Epiphone semi right to left handed

Here's a job I've done a few times over the years but surprisingly little for what I would thought was a bigger demand for lefties wanting cool guitars they can't seem to source in left handed.

This came in without a bridge or tailpiece and the owner wanted a leftie made out of it. Being a symetrical cutaway body it makes sense to convert these type of guitars.

As he wanted a semi acoustic this was the perfect candidate. It was cheap to start with so he could spend a little more on it to get it the way he wanted it.

So, what do we need to do ? Swap it over, right? Easy.



First thing to do is strip out the wiring loom and pickups so I can swap them over to the other side. On a solidbody, this is EASY. On semi acoustics you need to do EVERYTHING through the F holes.

Getting this stuff out isn't so hard, it's getting it all back in that's the fun bit.

I filled the old pot, switch and jack holes with epoxy and went to work transferring the holes over to the other side.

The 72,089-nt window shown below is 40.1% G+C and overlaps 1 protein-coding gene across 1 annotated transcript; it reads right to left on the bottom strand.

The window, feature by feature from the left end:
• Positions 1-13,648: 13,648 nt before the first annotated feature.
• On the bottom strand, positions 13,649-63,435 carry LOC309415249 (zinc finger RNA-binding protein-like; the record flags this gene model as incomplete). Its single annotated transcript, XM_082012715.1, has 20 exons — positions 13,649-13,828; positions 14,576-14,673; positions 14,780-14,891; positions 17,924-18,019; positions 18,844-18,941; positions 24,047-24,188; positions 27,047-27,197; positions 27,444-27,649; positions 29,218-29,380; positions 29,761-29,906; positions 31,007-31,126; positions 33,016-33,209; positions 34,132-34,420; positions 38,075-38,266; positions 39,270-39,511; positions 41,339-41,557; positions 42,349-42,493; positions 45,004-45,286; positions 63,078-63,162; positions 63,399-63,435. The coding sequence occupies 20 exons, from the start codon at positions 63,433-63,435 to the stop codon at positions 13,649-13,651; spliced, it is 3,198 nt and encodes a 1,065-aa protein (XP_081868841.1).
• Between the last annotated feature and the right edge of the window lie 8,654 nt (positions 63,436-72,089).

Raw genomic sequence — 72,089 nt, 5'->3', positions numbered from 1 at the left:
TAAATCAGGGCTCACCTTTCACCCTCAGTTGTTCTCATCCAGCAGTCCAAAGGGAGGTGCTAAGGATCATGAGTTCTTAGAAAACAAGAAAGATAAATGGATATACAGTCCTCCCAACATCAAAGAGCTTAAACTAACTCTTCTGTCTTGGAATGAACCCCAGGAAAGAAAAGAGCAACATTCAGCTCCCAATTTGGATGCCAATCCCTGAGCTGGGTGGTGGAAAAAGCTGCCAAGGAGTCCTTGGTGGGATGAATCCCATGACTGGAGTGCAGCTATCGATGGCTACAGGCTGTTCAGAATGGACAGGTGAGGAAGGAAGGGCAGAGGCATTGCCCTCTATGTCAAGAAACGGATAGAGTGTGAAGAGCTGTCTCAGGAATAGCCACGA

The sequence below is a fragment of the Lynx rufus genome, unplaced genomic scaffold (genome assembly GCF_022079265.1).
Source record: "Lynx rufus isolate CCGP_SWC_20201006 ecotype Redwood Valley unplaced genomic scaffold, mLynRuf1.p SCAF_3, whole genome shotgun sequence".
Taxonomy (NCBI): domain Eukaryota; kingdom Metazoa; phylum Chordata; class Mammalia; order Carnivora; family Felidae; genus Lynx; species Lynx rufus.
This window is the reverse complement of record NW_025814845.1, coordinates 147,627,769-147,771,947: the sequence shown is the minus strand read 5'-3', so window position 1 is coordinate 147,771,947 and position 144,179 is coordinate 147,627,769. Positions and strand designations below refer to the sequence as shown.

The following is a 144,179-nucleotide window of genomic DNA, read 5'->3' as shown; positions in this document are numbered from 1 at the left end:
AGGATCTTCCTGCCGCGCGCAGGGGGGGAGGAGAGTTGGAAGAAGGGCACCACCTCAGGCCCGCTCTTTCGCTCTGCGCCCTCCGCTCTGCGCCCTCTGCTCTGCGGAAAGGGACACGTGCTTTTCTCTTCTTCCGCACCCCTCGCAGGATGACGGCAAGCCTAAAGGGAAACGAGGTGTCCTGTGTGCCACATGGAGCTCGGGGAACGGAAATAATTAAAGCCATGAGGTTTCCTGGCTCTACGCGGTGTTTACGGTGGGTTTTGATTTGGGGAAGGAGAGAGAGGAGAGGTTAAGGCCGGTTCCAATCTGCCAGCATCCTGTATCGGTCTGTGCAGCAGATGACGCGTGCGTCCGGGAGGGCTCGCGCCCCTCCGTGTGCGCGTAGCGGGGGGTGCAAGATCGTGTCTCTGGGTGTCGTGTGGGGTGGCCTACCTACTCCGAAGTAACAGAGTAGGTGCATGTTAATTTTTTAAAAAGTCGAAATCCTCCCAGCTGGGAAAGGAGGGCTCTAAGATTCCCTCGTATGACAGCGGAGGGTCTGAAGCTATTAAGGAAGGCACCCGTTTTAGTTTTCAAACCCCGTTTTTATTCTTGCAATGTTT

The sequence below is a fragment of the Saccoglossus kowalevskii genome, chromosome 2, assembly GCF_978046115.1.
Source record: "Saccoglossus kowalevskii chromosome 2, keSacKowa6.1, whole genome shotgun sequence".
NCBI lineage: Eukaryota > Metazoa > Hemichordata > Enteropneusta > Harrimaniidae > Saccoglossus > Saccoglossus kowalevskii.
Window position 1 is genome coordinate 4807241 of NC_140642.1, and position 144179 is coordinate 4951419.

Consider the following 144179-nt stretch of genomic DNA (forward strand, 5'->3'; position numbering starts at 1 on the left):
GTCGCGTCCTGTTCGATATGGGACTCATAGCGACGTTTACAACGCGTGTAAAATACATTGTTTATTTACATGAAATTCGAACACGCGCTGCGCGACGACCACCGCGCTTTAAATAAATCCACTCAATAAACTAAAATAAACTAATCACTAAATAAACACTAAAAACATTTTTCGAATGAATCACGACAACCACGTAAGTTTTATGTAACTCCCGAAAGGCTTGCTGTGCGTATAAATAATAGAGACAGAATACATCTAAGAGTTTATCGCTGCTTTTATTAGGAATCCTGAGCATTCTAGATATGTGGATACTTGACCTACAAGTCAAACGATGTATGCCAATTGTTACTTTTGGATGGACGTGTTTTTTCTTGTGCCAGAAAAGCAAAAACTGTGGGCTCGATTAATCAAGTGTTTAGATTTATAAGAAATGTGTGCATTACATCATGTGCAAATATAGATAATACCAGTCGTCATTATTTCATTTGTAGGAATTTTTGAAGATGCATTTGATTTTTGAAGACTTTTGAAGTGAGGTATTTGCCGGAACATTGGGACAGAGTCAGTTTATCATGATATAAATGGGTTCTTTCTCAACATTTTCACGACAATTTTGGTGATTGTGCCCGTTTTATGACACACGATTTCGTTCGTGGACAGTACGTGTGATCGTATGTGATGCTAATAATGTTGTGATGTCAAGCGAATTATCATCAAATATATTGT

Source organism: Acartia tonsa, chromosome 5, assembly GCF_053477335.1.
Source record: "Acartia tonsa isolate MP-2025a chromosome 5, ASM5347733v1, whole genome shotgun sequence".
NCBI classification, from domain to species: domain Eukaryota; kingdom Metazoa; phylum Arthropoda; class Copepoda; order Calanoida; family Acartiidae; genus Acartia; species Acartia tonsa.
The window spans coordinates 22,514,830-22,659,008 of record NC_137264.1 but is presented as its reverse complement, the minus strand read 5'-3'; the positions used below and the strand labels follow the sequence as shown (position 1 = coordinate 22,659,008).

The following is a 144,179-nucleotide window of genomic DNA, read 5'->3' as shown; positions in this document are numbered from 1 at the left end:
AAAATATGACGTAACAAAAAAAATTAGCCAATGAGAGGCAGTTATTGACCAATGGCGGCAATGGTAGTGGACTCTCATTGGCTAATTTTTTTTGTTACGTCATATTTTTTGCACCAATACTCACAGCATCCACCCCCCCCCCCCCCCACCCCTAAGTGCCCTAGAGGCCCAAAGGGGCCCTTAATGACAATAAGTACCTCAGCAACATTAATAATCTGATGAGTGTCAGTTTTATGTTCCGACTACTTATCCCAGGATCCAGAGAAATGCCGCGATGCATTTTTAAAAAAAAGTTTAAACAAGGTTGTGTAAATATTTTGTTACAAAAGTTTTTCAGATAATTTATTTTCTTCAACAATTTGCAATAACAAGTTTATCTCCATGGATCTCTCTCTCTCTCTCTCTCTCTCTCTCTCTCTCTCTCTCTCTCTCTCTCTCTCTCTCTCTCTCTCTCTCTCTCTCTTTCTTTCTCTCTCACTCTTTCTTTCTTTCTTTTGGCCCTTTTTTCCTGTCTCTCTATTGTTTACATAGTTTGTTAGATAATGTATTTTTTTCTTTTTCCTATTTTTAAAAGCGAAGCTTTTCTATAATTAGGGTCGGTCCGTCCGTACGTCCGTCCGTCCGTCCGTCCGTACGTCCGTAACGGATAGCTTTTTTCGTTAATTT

The pickups went off to Brierley to get nicer magnets and a rewind while I got to work on ordering a left handed Bigsby and waiting for epoxy to dry.

Once sorted it was time to sand back the epoxy and paint the holes. I wasn't going for a "you can't tell it's been done" finish here.

This sort of work is expensive as it's just time consuming. It could be done so you can't tell but this is a cheaper end instrument and understandably the owner didn't want to spend too much on it.


With the paint dry (ish) and the new holes drilled the electronics are installed.

I had decided to make the jack a side mount as this guitar will be used live and the jack can be the weak spot for live guitars, always getting damaged or crackly. This way the jack can be replaced easily and on tour without too much trouble.

The pickups were re-installed with foam under them and everything was wired back up.

Time for a new left handed bone nut and a Bigsby.



So with everything swapped and fitted it was just a simple set up to get this baby playing the "wrong way 'round"

No matter how many times I set up a left handed guitar it still feels ......... wrong. I can now play simple chords and lead stuff on them to check for buzzing and intonation, but it just doesn't feel right. For lefties I tend to depend more on measurements in the early stages and then finish with feel, but less so than right handed.

I would have liked a little more time on the paint but it wasn't to be. It looks good, plays good and feels....... wrong.


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